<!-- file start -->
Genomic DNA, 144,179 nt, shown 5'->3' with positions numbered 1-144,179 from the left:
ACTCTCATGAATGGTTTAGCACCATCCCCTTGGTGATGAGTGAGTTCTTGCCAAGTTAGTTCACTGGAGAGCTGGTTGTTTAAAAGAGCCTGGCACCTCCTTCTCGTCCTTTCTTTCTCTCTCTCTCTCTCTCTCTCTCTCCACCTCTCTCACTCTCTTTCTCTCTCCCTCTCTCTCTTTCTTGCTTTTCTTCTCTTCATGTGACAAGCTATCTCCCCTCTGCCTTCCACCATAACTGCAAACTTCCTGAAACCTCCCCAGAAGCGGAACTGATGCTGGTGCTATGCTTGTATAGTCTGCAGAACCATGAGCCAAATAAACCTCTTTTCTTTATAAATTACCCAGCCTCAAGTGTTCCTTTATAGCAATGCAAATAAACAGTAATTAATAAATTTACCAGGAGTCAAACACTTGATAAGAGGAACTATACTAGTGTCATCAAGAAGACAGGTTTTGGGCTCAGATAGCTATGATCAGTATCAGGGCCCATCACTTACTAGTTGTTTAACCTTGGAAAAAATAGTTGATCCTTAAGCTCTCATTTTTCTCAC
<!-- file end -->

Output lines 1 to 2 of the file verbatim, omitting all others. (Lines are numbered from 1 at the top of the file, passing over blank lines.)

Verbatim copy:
Genomic DNA, 144,179 nt, shown 5'->3' with positions numbered 1-144,179 from the left:
ACTCTCATGAATGGTTTAGCACCATCCCCTTGGTGATGAGTGAGTTCTTGCCAAGTTAGTTCACTGGAGAGCTGGTTGTTTAAAAGAGCCTGGCACCTCCTTCTCGTCCTTTCTTTCTCTCTCTCTCTCTCTCTCTCTCTCCACCTCTCTCACTCTCTTTCTCTCTCCCTCTCTCTCTTTCTTGCTTTTCTTCTCTTCATGTGACAAGCTATCTCCCCTCTGCCTTCCACCATAACTGCAAACTTCCTGAAACCTCCCCAGAAGCGGAACTGATGCTGGTGCTATGCTTGTATAGTCTGCAGAACCATGAGCCAAATAAACCTCTTTTCTTTATAAATTACCCAGCCTCAAGTGTTCCTTTATAGCAATGCAAATAAACAGTAATTAATAAATTTACCAGGAGTCAAACACTTGATAAGAGGAACTATACTAGTGTCATCAAGAAGACAGGTTTTGGGCTCAGATAGCTATGATCAGTATCAGGGCCCATCACTTACTAGTTGTTTAACCTTGGAAAAAATAGTTGATCCTTAAGCTCTCATTTTTCTCAC